Norway / SSF GUIDELINES
The Norwegian experience shows that learning about sustainable small-scale fisheries development should not be a one-way traffic from the North to the South
This article is by Svein Jentoft (email@example.com), Professor, Norwegian College of Fishery Science, UiT-The Arctic University of Norway, Tromsø, Norway, and Founding Member, Too Big To Ignore (TBTI), Canada
From the very beginning, Norwegian development assistance has largely focused on fisheries. As a major fisheries nation that came naturally. Norway always ranked high among the world’s fish exporters, so why not also export our management experience and fisheries technologyso seemed the official thinking. In hindsight, however, that has not always proven to be such a good idea, since failures seem to have outnumbered successes.
That should not come as a surprise. Transfer of technology and knowledge from the North to the Southwhether from Norway or any other Northern countryis not straightforward. Fisheries development has never been a quick fix and experiences from the temperate world are not necessarily relevant for the tropical world. It has been a long time since Norway initiated the Indo-Norwegian Project in the south Indian state of Kerala in the early 1950s. The pioneers of that decades-long and transformative project must have been convinced that the Norwegian expertise was indeed what Kerala needed. This turned out not quite entirely to be the case.
To say that fisheries in the North are different from those of countries in the South is to state the obvious. A wealth of academic literature tells us how they differ. The important question to ask, however, is what difference these differences makefor instance, with regard to what makes fisheries sustainable. The answer is not at all clear. In the book Angels Fear, Gregory Bateson notes that we learn when we observe a difference that, in one way or another, makes a difference to us. A Norwegian fisheries expert who goes to Kerala would instantly spot differences. In the process, s/he not only learns something about Kerala, s/he also learns about Norway. Once s/he gets over the culture shock’, s/he will start wondering: if it is like that in Norway, why not here? S/he will also ponder the reverse: if like this in Kerala, why not back home?
There are, of course, many similarities between Norway and Kerala. We largely share the same concerns: We want our natural environment and ecosystems to be healthy, and our livelihoods to be secure. We all care for our children, and want to live in dignity. Social justice is a concern in both places, and the same human-rights principles apply. In these respects, fisheries in the North and the South are the same, and they are no different from other industries. This is why the Voluntary Guidelines for Securing Sustainable Small-scale Fisheries in the Context of Food Security and Poverty Eradication (SSF Guidelines) list them as basic principles, and why the Voluntary Guidelines on the Responsible Governance of Tenure talk about fisheries, forests and land in a similar vein.?
As government and civil society organizations act on these general principles, they need to recognize what is unique about a country, a place and a fishery. They should, therefore, never work from an assumption that they have seen it all before, that problems are the same everywhere, and that whatever tool they employ will work in the same way as in the Northwhere they often do not function so well either.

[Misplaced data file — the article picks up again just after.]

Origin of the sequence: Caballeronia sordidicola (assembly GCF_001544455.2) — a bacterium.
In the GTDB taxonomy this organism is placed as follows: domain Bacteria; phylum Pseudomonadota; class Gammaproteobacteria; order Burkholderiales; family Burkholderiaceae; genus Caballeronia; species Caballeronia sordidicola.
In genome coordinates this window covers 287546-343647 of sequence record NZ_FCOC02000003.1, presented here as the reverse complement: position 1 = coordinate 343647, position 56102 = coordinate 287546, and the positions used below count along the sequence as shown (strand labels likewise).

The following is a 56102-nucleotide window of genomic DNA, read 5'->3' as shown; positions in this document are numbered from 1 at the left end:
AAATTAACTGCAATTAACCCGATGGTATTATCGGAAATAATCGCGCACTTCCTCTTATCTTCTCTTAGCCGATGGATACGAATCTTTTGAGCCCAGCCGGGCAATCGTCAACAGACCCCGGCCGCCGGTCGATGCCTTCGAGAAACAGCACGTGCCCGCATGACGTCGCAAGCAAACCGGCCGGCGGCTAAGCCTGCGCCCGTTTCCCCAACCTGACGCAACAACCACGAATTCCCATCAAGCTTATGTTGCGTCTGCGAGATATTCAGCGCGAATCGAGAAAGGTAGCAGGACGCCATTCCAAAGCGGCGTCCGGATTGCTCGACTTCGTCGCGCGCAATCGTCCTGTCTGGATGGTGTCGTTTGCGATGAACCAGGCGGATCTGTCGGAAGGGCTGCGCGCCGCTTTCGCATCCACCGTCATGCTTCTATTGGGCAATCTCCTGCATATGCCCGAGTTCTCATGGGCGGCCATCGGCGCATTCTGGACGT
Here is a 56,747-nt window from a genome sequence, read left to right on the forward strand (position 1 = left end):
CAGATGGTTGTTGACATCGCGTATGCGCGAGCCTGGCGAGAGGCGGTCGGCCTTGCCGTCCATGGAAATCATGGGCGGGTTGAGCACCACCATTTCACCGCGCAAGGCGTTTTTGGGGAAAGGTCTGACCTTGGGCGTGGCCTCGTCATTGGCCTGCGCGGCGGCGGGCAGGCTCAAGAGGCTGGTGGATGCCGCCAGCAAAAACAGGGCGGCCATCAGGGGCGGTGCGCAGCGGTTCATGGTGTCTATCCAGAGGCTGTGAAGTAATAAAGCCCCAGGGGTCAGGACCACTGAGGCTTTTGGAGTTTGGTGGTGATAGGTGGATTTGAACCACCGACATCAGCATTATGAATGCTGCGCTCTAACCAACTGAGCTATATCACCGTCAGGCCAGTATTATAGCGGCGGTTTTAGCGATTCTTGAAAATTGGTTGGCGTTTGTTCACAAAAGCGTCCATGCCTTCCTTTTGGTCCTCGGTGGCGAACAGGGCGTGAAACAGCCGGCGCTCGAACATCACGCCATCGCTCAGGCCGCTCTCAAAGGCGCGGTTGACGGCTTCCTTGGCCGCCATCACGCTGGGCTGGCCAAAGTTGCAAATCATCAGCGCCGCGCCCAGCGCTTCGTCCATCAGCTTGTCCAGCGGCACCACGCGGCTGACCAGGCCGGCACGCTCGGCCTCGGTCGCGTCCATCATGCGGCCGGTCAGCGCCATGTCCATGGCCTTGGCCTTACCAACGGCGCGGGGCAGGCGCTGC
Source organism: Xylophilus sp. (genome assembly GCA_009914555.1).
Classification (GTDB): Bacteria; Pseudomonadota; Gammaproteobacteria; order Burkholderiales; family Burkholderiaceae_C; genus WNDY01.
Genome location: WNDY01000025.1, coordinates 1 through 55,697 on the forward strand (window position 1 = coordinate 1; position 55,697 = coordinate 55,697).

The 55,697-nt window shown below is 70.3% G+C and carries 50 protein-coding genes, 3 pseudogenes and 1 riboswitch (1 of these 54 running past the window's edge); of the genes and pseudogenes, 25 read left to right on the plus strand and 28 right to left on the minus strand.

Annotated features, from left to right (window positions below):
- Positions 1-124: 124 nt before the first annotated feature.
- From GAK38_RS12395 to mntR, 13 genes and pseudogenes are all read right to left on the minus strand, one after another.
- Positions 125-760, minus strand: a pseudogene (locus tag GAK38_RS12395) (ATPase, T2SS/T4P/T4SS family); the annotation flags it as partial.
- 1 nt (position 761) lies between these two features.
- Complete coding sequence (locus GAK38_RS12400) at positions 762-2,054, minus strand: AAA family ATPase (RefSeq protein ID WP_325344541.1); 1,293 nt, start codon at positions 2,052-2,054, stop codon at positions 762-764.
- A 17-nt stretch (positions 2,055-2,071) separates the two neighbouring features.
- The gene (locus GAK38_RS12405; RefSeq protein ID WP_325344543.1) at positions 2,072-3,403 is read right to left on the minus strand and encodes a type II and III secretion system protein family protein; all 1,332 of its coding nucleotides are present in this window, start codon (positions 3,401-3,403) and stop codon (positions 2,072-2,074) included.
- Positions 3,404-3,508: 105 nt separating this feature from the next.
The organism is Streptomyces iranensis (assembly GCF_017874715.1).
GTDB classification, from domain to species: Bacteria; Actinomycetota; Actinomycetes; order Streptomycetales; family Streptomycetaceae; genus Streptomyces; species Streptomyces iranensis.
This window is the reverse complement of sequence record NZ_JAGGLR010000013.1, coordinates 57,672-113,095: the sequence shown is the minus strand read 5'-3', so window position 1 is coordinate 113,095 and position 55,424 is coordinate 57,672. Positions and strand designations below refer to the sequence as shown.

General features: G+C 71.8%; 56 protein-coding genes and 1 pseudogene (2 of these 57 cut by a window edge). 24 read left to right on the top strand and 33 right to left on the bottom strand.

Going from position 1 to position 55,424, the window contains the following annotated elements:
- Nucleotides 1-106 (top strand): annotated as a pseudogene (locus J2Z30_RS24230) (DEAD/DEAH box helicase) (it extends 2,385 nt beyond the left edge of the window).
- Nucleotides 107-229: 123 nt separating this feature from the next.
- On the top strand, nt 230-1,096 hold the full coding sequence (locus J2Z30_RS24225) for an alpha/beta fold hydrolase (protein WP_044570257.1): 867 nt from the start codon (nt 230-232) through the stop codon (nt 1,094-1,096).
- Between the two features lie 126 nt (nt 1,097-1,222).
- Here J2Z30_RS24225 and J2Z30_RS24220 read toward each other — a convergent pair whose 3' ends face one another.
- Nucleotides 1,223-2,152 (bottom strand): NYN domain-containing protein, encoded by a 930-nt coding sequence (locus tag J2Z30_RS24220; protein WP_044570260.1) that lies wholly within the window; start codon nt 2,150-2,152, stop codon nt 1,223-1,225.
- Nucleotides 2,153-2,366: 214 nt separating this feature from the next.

The laws of nature and those of society are fundamentally different. This difference also creates a huge divergence between the natural sciences and the social sciences. If I drop the pen I hold in my hand, it will fall to the floor wherever I am in the world, and it does so every time. If you know a bit of physics, you will know why. While the laws of nature are universal, the laws of society are human constructs designed in ways that are appropriate to context. Therefore, unlike the natural sciences, the social sciences do not deal in universals. Social scientists, like myself, do not assume, for instance, that a new rule, a particular management tool or a technical gadget will perform equally as well everywhere. We may have some clues, but that is all we have after having investigated the matter empirically. Social scientists are trained to be sceptical of technical fixes, because societal problems are different from those in nature. They are typically wicked, as Rittel and Webber pointed out in their seminal 1973 article about planning (see the For more box below), and, therefore, do not easily lend themselves to quick fixes. Wicked problems are hard to define and ethically charged. Problems are also wicked because they are part of bigger problemsand we cannot be sure that we have solved them, since they have no finishing line. Small-scale fisheries confront managers with many problems of this nature.
This is pretty much what Garret Hardin argued in his famous article in Science about the Tragedy of the Commons. He did not talk about fisheries specifically, but when we read his example about the farmer, who, without limitation, increases his herd on the commons and eventually ruins it because every farmer is working according to the same logic, we easily conclude that this is exactly what happens in fisheries. (Still, we cannot know that for sure until we have checked it out empirically.)